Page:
Technology Tuesday: January 16th
Welcome to Technology Tuesday! Every week The Job Shop Blog will bring you our 5 top science and technology news stories from around the web.
This week: Y Combinator is funding anti-aging companies, stem cell production just got easier and faster, Panasonic is building the city of the future, the top five transformative techs shown at CES, and Virgin Hyperloop One reveals details.
NEW Y COMBINATOR DIVISION YC BIO AIMS TO CURE AGING
Business accelerator Y Combinator is known for making intriguing and often wise investment decisions. They provided early support to now well-known companies, such as Airbnb and Coinbase, and have also backed smaller experimental ventures focused on everything from materials science to wearables for cows. On January 11, Sam Altman, Y Combinator’s president, announced YC Bio, a new experiment that will fund life science companies.
Due to the size of the biology field, Altman explained that Y Combinator thought it made the most sense to focus on one specific area at a time. He said the company has also found that “companies working in similar areas get a lot of value from being around each other.”
NEW FDA APPROVED PLATFORM WILL “MANUFACTURE” STEM CELLS
Up until now, any patient receiving stem cells for a medical treatment has had to wait months for their doctors to create enough cells to make multiple doses. But that could soon change: the FDA recently approved an automated bioreactor, developed by scientists at the Mayo Clinic’s Center for Regenerative Medicine, that can manufacture stem cells by the billions in a matter of days.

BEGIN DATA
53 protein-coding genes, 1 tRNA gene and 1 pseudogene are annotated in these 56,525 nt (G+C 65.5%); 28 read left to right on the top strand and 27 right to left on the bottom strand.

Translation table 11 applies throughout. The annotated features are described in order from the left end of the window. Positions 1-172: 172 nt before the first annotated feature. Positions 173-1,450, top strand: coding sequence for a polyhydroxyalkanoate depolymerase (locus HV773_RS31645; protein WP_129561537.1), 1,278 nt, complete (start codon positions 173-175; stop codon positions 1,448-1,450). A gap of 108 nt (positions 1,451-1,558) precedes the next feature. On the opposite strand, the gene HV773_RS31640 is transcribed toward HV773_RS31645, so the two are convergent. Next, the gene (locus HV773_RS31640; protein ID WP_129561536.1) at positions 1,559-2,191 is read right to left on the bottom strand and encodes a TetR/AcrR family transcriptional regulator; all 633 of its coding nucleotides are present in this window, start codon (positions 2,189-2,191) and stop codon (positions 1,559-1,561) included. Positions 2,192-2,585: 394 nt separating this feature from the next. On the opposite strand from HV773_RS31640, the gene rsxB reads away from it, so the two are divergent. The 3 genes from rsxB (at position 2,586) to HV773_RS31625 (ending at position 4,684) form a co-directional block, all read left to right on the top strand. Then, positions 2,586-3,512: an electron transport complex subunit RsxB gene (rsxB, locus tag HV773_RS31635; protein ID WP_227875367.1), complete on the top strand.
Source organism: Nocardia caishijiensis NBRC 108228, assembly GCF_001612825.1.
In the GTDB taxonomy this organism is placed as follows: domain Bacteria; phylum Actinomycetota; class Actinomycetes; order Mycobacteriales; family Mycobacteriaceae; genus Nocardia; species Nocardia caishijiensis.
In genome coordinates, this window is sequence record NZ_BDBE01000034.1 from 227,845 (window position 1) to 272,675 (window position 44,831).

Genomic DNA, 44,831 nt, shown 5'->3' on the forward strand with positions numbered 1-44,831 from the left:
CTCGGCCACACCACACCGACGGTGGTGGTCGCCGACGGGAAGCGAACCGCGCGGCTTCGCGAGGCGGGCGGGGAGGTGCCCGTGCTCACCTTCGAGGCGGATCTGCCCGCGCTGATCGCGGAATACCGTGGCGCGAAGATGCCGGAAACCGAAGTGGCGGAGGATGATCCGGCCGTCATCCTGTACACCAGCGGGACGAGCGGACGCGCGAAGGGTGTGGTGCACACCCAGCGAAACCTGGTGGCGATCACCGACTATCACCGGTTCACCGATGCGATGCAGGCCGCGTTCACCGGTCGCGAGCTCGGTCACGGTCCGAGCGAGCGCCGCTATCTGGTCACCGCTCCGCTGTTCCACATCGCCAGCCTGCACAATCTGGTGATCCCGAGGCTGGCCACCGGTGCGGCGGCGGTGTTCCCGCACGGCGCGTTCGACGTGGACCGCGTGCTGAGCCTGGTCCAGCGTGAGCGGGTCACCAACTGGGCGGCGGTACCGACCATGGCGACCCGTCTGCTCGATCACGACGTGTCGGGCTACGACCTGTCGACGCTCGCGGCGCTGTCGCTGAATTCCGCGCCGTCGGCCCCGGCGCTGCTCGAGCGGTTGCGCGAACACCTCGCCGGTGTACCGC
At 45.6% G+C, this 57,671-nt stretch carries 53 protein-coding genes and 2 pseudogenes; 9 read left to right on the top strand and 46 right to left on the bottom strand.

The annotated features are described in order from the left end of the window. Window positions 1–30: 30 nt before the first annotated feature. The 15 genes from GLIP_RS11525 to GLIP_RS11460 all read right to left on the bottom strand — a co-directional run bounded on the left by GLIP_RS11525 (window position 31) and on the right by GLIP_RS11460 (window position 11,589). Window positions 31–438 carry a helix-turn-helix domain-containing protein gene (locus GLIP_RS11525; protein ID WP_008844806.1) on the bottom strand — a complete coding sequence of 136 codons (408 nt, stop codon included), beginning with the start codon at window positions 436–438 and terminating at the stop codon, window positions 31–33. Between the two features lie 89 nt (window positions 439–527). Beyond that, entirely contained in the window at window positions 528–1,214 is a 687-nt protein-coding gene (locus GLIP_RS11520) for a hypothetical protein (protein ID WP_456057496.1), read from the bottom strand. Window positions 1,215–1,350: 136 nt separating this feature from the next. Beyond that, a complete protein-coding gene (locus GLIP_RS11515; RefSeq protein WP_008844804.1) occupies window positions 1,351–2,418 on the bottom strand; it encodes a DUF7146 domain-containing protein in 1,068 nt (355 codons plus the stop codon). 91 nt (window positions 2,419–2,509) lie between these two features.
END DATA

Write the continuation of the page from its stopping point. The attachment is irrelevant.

Stem cells have the unique capability to transform into any sort of specialized cell needed in the body, making them especially promising for medicine that replaces nonfunctional or dead cells. The Mayo Clinic’s new platform allows for the multiplication of stem cells harvested from bone marrow. Significantly, it can manufacture stem cells from a healthy donor as well as from a patient themselves, which could allow treatments even in cases when the patient’s own cells are not usable.
PANASONIC’S GRAND PLAN FOR A FUTURISTIC SMART CITY IS TAKING SHAPE
It was two years ago that Denver, Colorado announced it was partnering with electronics corporation Panasonic to turn a 400-acre stretch of land near the Denver International Airport into a “smart city” — a city that incorporates technology to improve infrastructure.
The Denver smart city project is part of Panasonic’s larger CityNOW initiative that aims to transform cities around the world into ones that are economically friendly, have fully embraced technology, and are overall better places for people to live. It’s the second smart city project following the one built in Fujisawa, Japan in 2015.
THE TOP TRANSFORMATIVE TECH TRENDS FROM CES 2018
At the annual Consumer Electronics Show (CES), technology companies from around the world unveil and showcase their latest and greatest inventions. This year, Intel announced a new 49-qubit chip, HTC released a new virtual reality (VR) headset, and Fisker revealed an electric car with a 644-km (400-mi) range. In addition, home assistants, health improvement gadgets, and domestic help robots dominated the scene in Las Vegas. CES is the genesis of many transformative tech trends, and 2018 is no exception.
NEW VIRGIN HYPERLOOP ONE DETAILS REVEALED
At the 2018 Consumer Electronics Show (CES), the recently renamed Virgin Hyperloop One unveiled two products that show just how far the concept has come since its inception. The most notable reveal was a detailed look at the first generation design of the pod that will be used to ferry people and cargo. Officially called the Virgin Hyperloop One XP-1 pod, it reached speeds of 387 kilometers per hour (240 mph) during the company’s third phase of testing.
Virgin Hyperloop One intends to begin construction on a hyperloop route in 2019, with full-scale production tests to follow in 2021. However, we still know very little about how passengers will book their trips once the pods become operational. Will people be able to buy tickets online, or would they have to go to a hyperloop location?